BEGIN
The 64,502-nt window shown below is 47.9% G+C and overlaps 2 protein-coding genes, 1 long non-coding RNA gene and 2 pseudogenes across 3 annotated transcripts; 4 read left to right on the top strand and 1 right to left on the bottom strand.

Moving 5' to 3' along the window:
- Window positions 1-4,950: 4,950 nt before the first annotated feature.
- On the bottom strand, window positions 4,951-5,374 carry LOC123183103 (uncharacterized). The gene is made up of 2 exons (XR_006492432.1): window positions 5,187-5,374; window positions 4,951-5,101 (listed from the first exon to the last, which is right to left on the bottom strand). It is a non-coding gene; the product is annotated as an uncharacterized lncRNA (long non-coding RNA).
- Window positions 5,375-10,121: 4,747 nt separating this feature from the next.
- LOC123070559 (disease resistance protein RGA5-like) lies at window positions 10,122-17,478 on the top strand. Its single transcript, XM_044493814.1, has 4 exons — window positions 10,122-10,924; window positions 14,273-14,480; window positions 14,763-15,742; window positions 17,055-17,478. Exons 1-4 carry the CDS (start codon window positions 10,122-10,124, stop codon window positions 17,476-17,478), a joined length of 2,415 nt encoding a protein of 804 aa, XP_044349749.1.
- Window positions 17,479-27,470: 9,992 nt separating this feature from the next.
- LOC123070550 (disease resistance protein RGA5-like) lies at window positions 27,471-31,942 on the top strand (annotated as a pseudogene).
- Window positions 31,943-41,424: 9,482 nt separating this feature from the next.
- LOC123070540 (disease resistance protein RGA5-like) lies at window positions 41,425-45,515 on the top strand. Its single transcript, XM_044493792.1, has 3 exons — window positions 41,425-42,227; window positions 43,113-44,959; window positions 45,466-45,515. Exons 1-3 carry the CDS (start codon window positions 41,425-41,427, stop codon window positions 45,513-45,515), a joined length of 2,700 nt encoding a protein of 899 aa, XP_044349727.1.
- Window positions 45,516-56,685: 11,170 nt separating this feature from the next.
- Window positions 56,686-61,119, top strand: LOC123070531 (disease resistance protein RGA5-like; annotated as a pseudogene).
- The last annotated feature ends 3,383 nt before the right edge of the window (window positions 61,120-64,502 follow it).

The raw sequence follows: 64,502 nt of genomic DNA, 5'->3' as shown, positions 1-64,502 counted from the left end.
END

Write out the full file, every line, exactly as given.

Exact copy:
The 64,502-nt window shown below is 47.9% G+C and overlaps 2 protein-coding genes, 1 long non-coding RNA gene and 2 pseudogenes across 3 annotated transcripts; 4 read left to right on the top strand and 1 right to left on the bottom strand.

Moving 5' to 3' along the window:
- Window positions 1-4,950: 4,950 nt before the first annotated feature.
- On the bottom strand, window positions 4,951-5,374 carry LOC123183103 (uncharacterized). The gene is made up of 2 exons (XR_006492432.1): window positions 5,187-5,374; window positions 4,951-5,101 (listed from the first exon to the last, which is right to left on the bottom strand). It is a non-coding gene; the product is annotated as an uncharacterized lncRNA (long non-coding RNA).
- Window positions 5,375-10,121: 4,747 nt separating this feature from the next.
- LOC123070559 (disease resistance protein RGA5-like) lies at window positions 10,122-17,478 on the top strand. Its single transcript, XM_044493814.1, has 4 exons — window positions 10,122-10,924; window positions 14,273-14,480; window positions 14,763-15,742; window positions 17,055-17,478. Exons 1-4 carry the CDS (start codon window positions 10,122-10,124, stop codon window positions 17,476-17,478), a joined length of 2,415 nt encoding a protein of 804 aa, XP_044349749.1.
- Window positions 17,479-27,470: 9,992 nt separating this feature from the next.
- LOC123070550 (disease resistance protein RGA5-like) lies at window positions 27,471-31,942 on the top strand (annotated as a pseudogene).
- Window positions 31,943-41,424: 9,482 nt separating this feature from the next.
- LOC123070540 (disease resistance protein RGA5-like) lies at window positions 41,425-45,515 on the top strand. Its single transcript, XM_044493792.1, has 3 exons — window positions 41,425-42,227; window positions 43,113-44,959; window positions 45,466-45,515. Exons 1-3 carry the CDS (start codon window positions 41,425-41,427, stop codon window positions 45,513-45,515), a joined length of 2,700 nt encoding a protein of 899 aa, XP_044349727.1.
- Window positions 45,516-56,685: 11,170 nt separating this feature from the next.
- Window positions 56,686-61,119, top strand: LOC123070531 (disease resistance protein RGA5-like; annotated as a pseudogene).
- The last annotated feature ends 3,383 nt before the right edge of the window (window positions 61,120-64,502 follow it).

The raw sequence follows: 64,502 nt of genomic DNA, 5'->3' as shown, positions 1-64,502 counted from the left end.